My alarm goes off and for the first time in months, I don’t hit the snooze button. Fumbling in the semi darkness of the bedroom, I find a sweatshirt and pull it over my head, hurry downstairs, and pour myself a hot cup of coffee. Eager to get going, I slap peanut butter and jelly on some bread. I check the time, and wake my oldest, who promises to wake her siblings.
Coffee in hand, I grab my purse and head to my car. It’s still dark, but light is beginning to hover around the horizon. Everything feels muted and soft, quiet and still. As I drive through town, I think about the conversation I had with my husband several days earlier when he asked me what I wanted to do for my birthday. What I told him then was that I didn’t know.
I tend to have a go-with-the-flow attitude about a lot of things. I’m a peacemaker; I want everyone to be happy and get along. When someone asks me what I’d like to do or where I’d like to go, I generally shrug my shoulders because, the truth is, I often don’t care that much. I’m happy to be with the people I love and the rest of it isn’t as important.
But my husband’s question got me thinking about what I really wanted. If my birthday was on a Monday, then it would be up to me to figure out how to make it special. My family would be at work or school, and I’d have half the day to myself.
What do I want? became the chief question — but out of that sprang others: What do I love to do? What makes me feel alive? What can I do on an ordinary Monday that will fill me with gratitude? What would an almost perfect day look like?
These are the questions that led me to this moment, driving up the long lane of the golf course — the one place in town where I can see the eastern sky, where I can watch the sunrise on the morning of my 46th birthday.
When I reach the parking lot, I am surprised to find many of the parking spaces full of equipment — bulldozers, backhoes, and gravel — and a crew just getting starting work in the early light of dawn. Their safety vests reflect the light from the headlights of my car as I search for a place to park.
A bit disappointed not to have this space to myself, I park in the only spot I can, and hurry out with my coffee and a blanket. I walk around the gravel and orange cones to the small wooden gazebo that overlooks the valley below, and the Catawba Mountains beyond that. I sit down, arranging my Mexican blanket and cup of coffee beside me, then take a deep breath.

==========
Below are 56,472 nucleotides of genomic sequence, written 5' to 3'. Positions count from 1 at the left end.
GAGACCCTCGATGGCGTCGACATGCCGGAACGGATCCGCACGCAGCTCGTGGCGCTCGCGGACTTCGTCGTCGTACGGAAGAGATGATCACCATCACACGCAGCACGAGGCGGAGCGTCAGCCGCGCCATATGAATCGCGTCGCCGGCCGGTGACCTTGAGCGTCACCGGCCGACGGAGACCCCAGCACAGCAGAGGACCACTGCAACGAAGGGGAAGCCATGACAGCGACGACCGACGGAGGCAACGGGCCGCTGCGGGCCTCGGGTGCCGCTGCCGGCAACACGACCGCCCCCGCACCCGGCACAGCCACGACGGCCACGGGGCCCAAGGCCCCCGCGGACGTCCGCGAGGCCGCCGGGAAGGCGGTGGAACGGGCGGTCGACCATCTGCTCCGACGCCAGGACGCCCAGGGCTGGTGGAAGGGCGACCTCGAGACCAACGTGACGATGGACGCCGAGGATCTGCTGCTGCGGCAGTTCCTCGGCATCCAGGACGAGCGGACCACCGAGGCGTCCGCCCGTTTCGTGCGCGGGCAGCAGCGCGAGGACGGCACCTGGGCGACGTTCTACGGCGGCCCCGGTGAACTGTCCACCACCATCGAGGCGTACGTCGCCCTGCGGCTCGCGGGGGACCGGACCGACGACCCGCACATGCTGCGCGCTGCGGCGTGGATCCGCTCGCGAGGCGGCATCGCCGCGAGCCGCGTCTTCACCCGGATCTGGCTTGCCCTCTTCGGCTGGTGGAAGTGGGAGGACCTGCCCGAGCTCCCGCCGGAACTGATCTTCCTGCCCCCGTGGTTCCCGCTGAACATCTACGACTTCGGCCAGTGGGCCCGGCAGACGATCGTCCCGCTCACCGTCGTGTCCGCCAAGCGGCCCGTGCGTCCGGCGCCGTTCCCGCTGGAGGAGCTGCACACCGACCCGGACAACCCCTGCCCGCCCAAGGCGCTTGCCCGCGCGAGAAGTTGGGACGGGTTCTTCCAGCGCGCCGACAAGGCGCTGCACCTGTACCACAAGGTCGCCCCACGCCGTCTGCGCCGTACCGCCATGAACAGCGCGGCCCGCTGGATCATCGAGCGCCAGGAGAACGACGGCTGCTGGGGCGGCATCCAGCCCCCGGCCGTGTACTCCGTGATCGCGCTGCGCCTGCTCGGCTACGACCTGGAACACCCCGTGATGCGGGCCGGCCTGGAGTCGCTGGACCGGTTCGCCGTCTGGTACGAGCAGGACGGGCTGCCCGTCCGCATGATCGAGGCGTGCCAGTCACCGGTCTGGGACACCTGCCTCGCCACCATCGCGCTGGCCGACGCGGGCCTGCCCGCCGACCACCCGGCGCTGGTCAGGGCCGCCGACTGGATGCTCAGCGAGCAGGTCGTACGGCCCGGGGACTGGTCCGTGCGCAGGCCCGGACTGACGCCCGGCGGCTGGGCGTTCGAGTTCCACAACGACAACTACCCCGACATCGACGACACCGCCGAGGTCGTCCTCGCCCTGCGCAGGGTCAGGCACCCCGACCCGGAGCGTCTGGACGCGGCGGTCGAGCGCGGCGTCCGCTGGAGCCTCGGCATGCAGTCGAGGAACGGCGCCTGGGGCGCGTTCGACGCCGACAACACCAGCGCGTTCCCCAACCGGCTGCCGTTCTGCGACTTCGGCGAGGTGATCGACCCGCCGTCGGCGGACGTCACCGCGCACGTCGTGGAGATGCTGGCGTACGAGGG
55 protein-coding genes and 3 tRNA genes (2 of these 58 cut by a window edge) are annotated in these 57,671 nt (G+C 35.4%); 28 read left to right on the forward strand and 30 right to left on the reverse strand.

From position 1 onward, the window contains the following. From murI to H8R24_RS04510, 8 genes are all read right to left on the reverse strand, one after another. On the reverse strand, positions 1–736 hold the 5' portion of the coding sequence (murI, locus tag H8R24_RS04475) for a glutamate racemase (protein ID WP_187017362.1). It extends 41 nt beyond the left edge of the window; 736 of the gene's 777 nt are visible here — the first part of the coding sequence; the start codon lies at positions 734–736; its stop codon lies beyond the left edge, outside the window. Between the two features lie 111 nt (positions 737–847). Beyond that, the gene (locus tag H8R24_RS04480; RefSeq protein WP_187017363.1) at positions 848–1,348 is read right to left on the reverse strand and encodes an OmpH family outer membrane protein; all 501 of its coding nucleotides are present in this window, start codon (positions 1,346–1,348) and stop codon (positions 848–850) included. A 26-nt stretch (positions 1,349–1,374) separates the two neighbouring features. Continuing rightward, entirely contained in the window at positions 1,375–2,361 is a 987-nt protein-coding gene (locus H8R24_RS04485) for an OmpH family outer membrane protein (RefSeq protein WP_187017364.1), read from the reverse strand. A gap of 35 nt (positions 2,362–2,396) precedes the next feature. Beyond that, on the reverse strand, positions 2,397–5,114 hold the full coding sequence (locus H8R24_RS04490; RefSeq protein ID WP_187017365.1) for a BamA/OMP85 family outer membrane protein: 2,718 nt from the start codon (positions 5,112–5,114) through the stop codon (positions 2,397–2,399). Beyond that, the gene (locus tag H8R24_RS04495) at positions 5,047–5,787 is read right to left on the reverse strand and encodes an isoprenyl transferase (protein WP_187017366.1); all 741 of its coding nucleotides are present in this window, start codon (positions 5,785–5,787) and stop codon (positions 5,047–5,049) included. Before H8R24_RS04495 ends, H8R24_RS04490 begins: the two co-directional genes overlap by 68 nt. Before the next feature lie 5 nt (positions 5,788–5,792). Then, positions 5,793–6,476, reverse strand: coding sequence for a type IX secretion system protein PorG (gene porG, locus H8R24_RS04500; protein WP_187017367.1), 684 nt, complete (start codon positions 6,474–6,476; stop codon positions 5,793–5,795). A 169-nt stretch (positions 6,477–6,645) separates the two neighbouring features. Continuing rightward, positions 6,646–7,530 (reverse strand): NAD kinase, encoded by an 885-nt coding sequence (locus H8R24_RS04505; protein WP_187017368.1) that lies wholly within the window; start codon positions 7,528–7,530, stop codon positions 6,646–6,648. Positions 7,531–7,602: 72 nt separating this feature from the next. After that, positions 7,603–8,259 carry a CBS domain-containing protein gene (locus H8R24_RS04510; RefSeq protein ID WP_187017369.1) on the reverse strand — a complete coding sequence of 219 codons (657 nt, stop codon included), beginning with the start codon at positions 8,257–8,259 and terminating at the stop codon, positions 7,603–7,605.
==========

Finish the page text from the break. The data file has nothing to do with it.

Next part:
I see pink light as it begins to form along the line between the sky and what lies beneath. Above the pink, the sky appears white, then dark blue. As the light continues to spill over the horizon, I notice how each mountain ridge is defined. Fog is filling in the spaces between the ridges.
I hear the crew behind me speaking in Spanish, and I am reminded of the past two summers when I traveled with my family to Central America. I listen for a few minutes, picking out words here and there that I know, the rhythm and intonation in their voices reminding me of this language I love.
As I watch, the fog slides between the ridges and along the valleys. Moments later, the fog begins to obscure the ridges and starts to fill in the valley directly below me. Instead of watching the sun come up over the ridge below, I am watching something else entirely. Fog has engulfed the entire valley, obscuring the sun and is making its way up toward the golf course. Soon there is nothing but fog.
I gather my blanket and now empty cup of coffee and turn towards the car. As I make my way home, I think about how foggy mornings have their own kind of beauty — sometimes haunting, sometimes revealing the world in a whole new way. Instead of color, there are shades of gray. The silhouettes of trees stand out, graceful and dark against a lighter background.
Pondering the questions I had asked myself just a few days before, it occurs to me that what fills me up has nothing to do with things — not gifts or material possessions. None of the ways I wanted to spend this day anything to do with those. I have come to this conclusion time and time again but marvel at the simplicity of it. What fills me up are experiences; what grounds me are relationships
There are a few other things on my list for the day: a good cup of coffee, lunch alone with a cold beer and a plate of nachos, time to read in the sunshine on a warm day, a walk, a conversation with my sister, greeting my kids as they came home from school, tacos from our local taco truck for dinner on the front porch, a bouquet of zinnias, a round of Bananagrams. These are things that could be done any day, but today they are special.
Just like the sun, which rises every single day. Some days we might choose to bear witness to its beauty. A series of decisions just might lead to an ordinary Monday becoming something extraordinary.